On the night before the flag-raising ceremony, we had a party for several team members whose birthdays were that week. Margi was 21 and Joan 50, the youngest and eldest members of the team. Best of all was the sprout salad. Joan had solved the problem of fresh salad on expeditions by bringing seeds and sprouting them in plastic water-bottles, keeping them warm inside her sleeping bag on cold nights.
On the morning of flag-raising day, the Sherpas got up at dawn and built a four-foot-high rectangular stone altar between our camp and the stream. Birch branches were burned, and many coloured flags were raised. We made offerings to the mountain gods and speeches about climbing the peak. Just at that moment the sun came out revealing the summit of Annapurna far above us. A good omen, we hoped.
On I7 September, we began to climb the side of the Dutch Rib at last. Vera Komarkova, Piro Kramar and Chewang Renzing each led a pitch, reaching a point nearly halfway to the crest of the Rib. But then the weather changed abruptly, and a large storm came down. Nearly a foot of snow per hour was falling at Camp 2, and avalanches were booming down on either side of the camp. The tents had to be dug out every few minutes or the weight of the new snow would break their poles. There was no choice but to collapse the tents and abandon the camp. This was quite a setback as our camp sites and the trail we had broken, would be completely buried. Also, this new snow would lead to greater avalanche danger when we went back to resume our attempt on the Dutch Rib.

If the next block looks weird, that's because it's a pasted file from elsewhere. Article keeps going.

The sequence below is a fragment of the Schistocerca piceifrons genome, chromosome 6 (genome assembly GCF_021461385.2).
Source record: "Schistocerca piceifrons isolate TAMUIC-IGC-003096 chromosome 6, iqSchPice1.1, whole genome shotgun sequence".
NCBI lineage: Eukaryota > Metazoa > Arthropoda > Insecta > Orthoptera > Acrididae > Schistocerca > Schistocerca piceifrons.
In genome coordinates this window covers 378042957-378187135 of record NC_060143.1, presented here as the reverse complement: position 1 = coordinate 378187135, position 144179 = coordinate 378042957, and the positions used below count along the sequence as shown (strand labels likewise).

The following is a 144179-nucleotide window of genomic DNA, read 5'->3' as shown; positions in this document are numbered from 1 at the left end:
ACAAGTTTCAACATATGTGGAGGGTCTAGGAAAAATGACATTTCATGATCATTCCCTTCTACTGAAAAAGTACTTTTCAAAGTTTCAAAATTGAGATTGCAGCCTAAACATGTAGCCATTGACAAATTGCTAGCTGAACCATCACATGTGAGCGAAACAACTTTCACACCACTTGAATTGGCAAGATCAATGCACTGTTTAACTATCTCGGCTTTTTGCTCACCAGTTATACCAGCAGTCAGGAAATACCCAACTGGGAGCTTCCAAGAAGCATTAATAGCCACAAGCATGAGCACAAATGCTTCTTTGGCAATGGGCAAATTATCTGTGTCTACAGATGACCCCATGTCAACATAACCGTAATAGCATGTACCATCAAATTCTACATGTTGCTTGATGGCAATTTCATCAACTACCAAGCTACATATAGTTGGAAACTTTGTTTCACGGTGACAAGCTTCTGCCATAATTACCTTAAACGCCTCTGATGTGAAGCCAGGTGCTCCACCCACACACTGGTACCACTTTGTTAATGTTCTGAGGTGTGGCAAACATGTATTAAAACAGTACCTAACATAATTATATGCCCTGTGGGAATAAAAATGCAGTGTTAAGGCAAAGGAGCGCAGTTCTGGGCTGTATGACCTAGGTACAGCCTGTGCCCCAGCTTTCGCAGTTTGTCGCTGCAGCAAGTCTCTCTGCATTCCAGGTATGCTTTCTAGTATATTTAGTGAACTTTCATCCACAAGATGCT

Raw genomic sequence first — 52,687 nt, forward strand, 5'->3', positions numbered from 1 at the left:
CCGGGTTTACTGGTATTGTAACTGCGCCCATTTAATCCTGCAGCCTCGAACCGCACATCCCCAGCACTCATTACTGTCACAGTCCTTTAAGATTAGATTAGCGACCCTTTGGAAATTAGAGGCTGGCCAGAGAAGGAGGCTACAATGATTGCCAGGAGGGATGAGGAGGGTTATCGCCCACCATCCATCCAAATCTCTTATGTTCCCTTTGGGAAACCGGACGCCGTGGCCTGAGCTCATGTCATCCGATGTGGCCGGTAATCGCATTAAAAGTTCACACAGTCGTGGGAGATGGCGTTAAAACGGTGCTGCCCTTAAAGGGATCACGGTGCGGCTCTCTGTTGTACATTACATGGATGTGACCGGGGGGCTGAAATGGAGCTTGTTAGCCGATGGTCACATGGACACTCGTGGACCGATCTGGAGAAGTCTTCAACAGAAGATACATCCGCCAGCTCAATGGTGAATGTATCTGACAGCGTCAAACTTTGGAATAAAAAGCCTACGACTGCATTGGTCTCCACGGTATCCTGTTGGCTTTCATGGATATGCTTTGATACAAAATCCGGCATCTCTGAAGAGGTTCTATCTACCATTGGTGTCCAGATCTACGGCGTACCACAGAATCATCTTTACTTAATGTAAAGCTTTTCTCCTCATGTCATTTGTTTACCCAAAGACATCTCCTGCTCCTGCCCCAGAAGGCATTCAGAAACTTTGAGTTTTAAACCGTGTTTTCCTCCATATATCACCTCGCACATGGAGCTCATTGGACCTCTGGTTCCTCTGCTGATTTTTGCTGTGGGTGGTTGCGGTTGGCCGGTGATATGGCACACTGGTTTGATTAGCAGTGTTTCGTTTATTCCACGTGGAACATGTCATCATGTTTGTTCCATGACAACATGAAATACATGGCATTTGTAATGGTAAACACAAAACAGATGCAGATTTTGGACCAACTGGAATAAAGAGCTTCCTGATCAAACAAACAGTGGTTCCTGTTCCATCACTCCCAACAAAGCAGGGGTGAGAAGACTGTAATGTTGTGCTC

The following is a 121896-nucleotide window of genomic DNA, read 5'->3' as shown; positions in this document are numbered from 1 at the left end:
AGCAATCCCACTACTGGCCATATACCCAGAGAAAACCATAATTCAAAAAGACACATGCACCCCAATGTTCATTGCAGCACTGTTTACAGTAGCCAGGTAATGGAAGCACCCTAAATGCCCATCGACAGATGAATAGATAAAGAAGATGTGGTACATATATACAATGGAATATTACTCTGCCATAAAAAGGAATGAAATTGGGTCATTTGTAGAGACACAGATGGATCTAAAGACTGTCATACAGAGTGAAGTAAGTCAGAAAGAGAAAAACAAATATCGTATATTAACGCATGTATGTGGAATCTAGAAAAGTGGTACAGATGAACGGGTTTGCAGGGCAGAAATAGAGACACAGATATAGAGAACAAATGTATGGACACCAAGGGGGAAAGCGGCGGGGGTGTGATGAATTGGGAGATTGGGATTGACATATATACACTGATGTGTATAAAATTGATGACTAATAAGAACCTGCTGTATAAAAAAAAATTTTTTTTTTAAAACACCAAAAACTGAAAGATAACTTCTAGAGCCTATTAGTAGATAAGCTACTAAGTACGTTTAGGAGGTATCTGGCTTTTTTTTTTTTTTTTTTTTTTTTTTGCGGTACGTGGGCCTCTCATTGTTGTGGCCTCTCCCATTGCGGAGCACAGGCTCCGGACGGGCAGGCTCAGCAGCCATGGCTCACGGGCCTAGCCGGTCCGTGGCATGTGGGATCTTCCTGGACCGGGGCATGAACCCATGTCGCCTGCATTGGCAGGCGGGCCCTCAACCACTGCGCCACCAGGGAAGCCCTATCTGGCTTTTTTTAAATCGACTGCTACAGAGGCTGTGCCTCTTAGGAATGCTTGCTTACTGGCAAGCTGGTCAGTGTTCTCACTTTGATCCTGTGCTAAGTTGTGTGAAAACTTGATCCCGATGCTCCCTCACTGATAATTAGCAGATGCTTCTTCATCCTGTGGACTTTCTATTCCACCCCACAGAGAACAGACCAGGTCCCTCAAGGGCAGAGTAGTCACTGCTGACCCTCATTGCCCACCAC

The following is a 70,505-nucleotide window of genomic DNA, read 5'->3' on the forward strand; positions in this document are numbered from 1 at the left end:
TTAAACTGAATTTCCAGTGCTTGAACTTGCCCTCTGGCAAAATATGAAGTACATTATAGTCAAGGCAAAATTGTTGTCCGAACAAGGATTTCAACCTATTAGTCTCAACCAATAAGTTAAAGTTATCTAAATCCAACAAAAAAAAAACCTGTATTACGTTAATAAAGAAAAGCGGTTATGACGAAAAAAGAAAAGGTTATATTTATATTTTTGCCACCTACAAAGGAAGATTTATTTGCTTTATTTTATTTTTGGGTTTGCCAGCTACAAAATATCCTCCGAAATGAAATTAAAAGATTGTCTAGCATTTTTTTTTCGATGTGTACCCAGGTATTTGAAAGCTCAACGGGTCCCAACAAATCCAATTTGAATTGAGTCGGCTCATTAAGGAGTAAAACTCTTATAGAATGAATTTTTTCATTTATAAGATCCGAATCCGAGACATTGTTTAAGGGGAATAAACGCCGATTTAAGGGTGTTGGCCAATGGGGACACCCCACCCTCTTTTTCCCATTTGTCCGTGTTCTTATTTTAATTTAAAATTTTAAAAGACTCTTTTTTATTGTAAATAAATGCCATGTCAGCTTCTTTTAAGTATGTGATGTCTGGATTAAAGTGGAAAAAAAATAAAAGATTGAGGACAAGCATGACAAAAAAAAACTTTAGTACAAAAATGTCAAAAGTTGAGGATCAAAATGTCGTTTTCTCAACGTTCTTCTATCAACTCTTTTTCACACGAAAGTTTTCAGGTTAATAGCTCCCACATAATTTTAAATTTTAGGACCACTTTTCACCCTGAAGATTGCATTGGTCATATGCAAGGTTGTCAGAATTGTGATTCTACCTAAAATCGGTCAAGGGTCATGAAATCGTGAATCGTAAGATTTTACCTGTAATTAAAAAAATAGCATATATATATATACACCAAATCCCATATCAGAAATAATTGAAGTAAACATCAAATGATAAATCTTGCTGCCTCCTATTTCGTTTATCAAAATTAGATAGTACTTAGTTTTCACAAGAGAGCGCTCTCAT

After the storm ended and a few days had been allowed for reconsolidation of the new snow, Annie, Vera K., Mingma, and Ang Pemba climbed the rest of the face of the Dutch Bib, reaching the crest on 21 September. The next day Vera Komarkova, ever energetic, and Vera Watson went back to establish a provisional Camp 3A on the crest of the Rib. From this camp the route along the crest to Camp 3 would be climbed.
During the next day a difficult route along the very narrow rib crest was led by Liz Klobusicky, Alison Chad wick-Onyszkiewicz, Margi Rusmore, Ang Pemba and Mingma. Meanwhile we had many close escapes from avalanches as we crossed below the French face. And the film crew, to whom we had promised that they would not be in any dangerous places, had the closest escape of all. On 26 September, the largest avalanche I have ever seen swept down from a 23,000 ft peak on to the glacier above Camp 1. The cloud was about two miles across and growing larger by the moment as we watched with horror from Camp 2. We saw the film crew, Joan, Christie and two porters on the glacier below, six tiny spots directly in the path of a gigantic falling mass of snow. Within seconds the avalanche swept across the glacier, burying the spots and blanketing Camp 1. For several terrible moments we saw nothing but the boiling white cloud. When the snow finally settled, we saw the little spots begin to pick themselves up and move about erratically, like ants whose home has been stomped. We counted six spots and allowed ourselves to breathe again.